- [Dave] Hey everyone, Dave from DVEStore here. And today, we're talking about supercardioid and hypercardioid microphones, specifically, I'm rocking out with an Audix SCX1-HC on channel 1, I have a DPA 4017B on channel 2, a Schoeps MiniCMIT on channel 3, and a Sanken CS-3E on channel 4.
I'm recording on to a Zoom F4. I have set up the gain. There are all...the levels are all pretty much the same. So, the reason we're doing this is we wanted to do a listening comparison between these four mics. Well, we get asked all the time, "I need a mic that's great for indoors and maybe for some exteriors." And my go-to response usually is the Sanken CS-3E.
I've used it for both exterior and interiors and it works great, and it has a good off-access attenuation. The thing is, it's a little long, so the MiniCMIT is a really great option. It's Schoeps, so you know it's going to sound fantastic like every Schoeps mic ever made. And then, the DPA 4017 is also a really fantastic option as well.
And you can have the B or C. There's different end pieces you could screw on. And then the Audix SCX1-HC, that microphone is nice and small and it's low-cost. So, that's why I threw it in here. So, we're going to listen. We're going to go through each one of these and just kind of flip between them and see how they sound. This is the Audix SCX1-HC, "Sally sells seashells by the seashore."
Okay. This is the DPA 4017, "Sally sells seashells by the seashore." And then, this is the Schoeps MiniCMIT, "Sally sells seashells by the seashore." And then, this is the Sanken CS-3E, "Sally sells seashells by the seashore."
And why do I say that phrase? Because it has a lot of s's. It's very sibilant and it kind of runs the mic through its paces. A lot of sibilant stuffs can puke out on certain microphones. So, I like microphones that can handle that. The Audix is a hypercardioid microphone, the other ones are supercardioids. They're very similar but the hypercardioid, the front pickup low is more focused.
It's not as wide. So, that might be ideal for doing some interiors without a really reflective. Like this room right now is...we have some acoustic treatment up, but it's still pretty reflective, but that's okay. So, if you're doing a shoot where you don't have control over the environment, like you're doing a documentary, or a corporate gig, or something else, where you're in a room that you can't go in and do a ton of acoustic treatment, you might be able to hang some moving blankets or sound blankets out of the shot, maybe put some carpet down, but other than that, you're kind of stuck with what you have.
So, that's where microphones like these come in really handy. You want a hypercardioid or a supercardioid to help attenuate room reflections. You also want to get the microphone as close to the subject as possible so having it mounted on the camera is the last place you want the microphone.
So, you want the mic as close as you can. Imagine a tennis ball right in front of your subject's mouth. That's where you're pointing the mic. And you want to get it just out of frame. In terms of room treatment, if you're doing a set that's locked down, like a narrative project, a film, or TV, you know, you go to town, you do what you can, otherwise, you know, shut off computers, unplug the fridge if you can.
What you do is you unplug the fridge, throw all your car keys in the fridge. That way, you don't forget that you unplugged it because you won't be able to leave. Go back to get your keys, plug the fridge back in because you don't want to leave, and the fridge is unplugged, and the owner of that fridge in the home you were just in all day, gets really mad because all their food spoiled. In terms of price range, the Audix is going to be the least expensive.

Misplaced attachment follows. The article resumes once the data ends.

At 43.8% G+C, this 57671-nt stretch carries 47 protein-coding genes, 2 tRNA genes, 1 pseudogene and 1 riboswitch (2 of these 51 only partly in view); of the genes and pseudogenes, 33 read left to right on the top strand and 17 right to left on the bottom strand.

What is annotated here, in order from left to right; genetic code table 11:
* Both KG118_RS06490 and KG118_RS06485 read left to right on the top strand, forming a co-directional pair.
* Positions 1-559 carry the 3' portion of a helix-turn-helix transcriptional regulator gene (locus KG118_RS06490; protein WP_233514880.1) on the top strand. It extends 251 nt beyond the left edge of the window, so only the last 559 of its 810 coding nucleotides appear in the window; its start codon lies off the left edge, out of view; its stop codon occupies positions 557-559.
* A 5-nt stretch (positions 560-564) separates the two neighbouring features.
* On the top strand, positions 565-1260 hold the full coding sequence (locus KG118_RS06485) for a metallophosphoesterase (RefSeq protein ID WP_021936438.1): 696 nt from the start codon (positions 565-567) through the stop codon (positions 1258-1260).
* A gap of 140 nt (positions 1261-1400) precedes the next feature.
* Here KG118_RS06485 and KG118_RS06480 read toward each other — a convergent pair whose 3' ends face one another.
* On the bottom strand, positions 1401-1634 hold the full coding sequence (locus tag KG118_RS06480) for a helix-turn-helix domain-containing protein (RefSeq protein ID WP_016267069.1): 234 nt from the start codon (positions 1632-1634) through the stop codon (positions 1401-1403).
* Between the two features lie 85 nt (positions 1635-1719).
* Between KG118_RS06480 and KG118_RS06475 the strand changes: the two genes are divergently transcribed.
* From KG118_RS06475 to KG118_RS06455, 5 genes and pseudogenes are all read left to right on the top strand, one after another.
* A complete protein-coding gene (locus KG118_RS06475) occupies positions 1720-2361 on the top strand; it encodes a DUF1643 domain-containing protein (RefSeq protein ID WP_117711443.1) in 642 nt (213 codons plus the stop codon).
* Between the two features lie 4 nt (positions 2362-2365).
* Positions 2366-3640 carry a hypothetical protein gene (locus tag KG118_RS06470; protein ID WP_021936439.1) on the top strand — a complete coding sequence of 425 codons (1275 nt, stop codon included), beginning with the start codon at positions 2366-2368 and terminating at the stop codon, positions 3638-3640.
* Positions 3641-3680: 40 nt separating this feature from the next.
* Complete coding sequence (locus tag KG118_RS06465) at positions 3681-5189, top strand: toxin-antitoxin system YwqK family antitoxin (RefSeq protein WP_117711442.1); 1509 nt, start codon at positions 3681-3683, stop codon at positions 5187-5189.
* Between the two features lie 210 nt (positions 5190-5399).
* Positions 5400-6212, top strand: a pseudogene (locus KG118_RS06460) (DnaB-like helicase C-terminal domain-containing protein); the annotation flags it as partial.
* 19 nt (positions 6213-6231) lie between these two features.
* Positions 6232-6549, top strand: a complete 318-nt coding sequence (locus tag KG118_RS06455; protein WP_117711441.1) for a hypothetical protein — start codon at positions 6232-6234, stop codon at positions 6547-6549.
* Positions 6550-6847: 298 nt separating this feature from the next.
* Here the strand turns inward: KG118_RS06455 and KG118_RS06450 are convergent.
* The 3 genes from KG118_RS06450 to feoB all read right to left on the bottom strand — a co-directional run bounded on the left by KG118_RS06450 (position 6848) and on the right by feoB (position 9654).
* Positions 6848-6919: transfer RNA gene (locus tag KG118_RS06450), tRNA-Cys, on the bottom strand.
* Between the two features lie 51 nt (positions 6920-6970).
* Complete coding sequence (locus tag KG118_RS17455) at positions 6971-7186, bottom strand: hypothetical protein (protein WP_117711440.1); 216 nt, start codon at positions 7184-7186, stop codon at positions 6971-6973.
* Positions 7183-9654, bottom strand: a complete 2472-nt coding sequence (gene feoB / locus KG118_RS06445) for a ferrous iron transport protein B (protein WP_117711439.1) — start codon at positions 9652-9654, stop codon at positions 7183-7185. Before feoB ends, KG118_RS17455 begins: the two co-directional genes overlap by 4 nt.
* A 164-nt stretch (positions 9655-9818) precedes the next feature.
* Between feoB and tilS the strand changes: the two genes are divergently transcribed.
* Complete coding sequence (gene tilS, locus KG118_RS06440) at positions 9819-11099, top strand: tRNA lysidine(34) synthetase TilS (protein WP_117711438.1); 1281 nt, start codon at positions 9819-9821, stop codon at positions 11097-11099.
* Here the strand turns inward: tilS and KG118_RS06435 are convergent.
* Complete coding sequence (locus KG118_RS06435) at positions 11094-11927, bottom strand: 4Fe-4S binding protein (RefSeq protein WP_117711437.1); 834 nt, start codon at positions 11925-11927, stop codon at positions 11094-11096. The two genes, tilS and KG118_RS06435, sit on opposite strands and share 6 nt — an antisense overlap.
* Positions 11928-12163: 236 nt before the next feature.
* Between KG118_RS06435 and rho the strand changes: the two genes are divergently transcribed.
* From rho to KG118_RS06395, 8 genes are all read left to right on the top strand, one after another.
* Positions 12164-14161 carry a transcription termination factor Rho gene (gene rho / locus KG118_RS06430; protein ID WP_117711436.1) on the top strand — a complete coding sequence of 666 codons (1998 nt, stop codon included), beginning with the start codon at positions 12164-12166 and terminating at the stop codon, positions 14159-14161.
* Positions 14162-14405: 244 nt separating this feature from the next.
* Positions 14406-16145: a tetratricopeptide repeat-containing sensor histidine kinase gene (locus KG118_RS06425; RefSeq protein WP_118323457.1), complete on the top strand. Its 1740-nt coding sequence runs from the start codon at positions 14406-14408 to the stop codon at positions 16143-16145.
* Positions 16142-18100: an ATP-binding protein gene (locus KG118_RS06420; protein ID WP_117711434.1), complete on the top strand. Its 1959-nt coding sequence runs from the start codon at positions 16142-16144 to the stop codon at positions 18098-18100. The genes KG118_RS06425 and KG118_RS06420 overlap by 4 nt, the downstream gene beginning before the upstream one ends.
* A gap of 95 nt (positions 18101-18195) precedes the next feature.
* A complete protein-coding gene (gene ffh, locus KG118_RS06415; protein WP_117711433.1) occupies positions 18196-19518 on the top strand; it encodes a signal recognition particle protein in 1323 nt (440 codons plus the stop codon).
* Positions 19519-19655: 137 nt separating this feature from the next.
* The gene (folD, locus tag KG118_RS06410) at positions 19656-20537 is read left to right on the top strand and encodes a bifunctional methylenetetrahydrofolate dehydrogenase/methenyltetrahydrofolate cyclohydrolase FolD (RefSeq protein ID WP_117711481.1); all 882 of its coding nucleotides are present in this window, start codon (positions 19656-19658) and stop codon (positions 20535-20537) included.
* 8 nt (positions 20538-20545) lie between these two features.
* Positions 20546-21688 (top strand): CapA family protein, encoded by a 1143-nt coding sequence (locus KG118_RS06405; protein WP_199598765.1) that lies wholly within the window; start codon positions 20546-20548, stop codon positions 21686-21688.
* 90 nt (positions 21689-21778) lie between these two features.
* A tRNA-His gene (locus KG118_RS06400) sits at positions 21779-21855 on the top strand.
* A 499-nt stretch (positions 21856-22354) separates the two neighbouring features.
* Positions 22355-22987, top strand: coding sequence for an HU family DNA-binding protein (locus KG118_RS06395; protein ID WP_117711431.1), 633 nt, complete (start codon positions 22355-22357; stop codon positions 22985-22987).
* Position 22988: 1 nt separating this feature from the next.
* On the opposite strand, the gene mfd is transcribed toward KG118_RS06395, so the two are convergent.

The other ones you're looking at over $1,000, you know, $1,000 on up. They're purpose-built. They sound really good. With microphones, just like wireless systems and like a lot of audio equipment, you really do pay for what you get. And what I found over the years is that a mic, or a wireless system, or whatever it is, it's a logarithmic scale.
For a little bit more better quality, you get a bigger price difference. The pricing is what it is. So, I always recommend to people, know what you need, know what's appropriate for the jobs that you're doing, and budget for your gear purchases or rentals appropriately. All of these, I would recommend you go and look at the specs on the manufacturers' websites.
You can see their frequency responses. Some of them have selectable switches for high-frequency boost or low-frequency roll offs. They're all a little bit different. And now, these are all really good and I would be... If you handed any of these to me to use on a shoot, I would be happy with any of them. But some of them are more specific in what they do than others, and you need to decide which ones are going to work best for you.
That's why there is no answer to the question, "I need one mic to rule them all." You need to listen to these microphones, get your hands on them, try them out, and get what's best for you. All of these mics, we have available. We have them on our website. If you want to demo one of them, you can email me firstname.lastname@example.org. If you want to check these out and compare them.
Product links to these microphones are in the description below. Oh, do you hear that? - [Woman] Yeah.
- See, that's why you should always have... I should have foam windscreens on these, but I don't. Yeah. If your subject is prone to gesticulation, if they like to wave their hands around when they talk, like if they're Italian... I'm half Italian so I talk with my hands, and if they... Right now, there's no foam windscreens on these, so you can see the mics better, but... I mean, you can hear that.
I'm not even going crazy. ♪ [music] ♪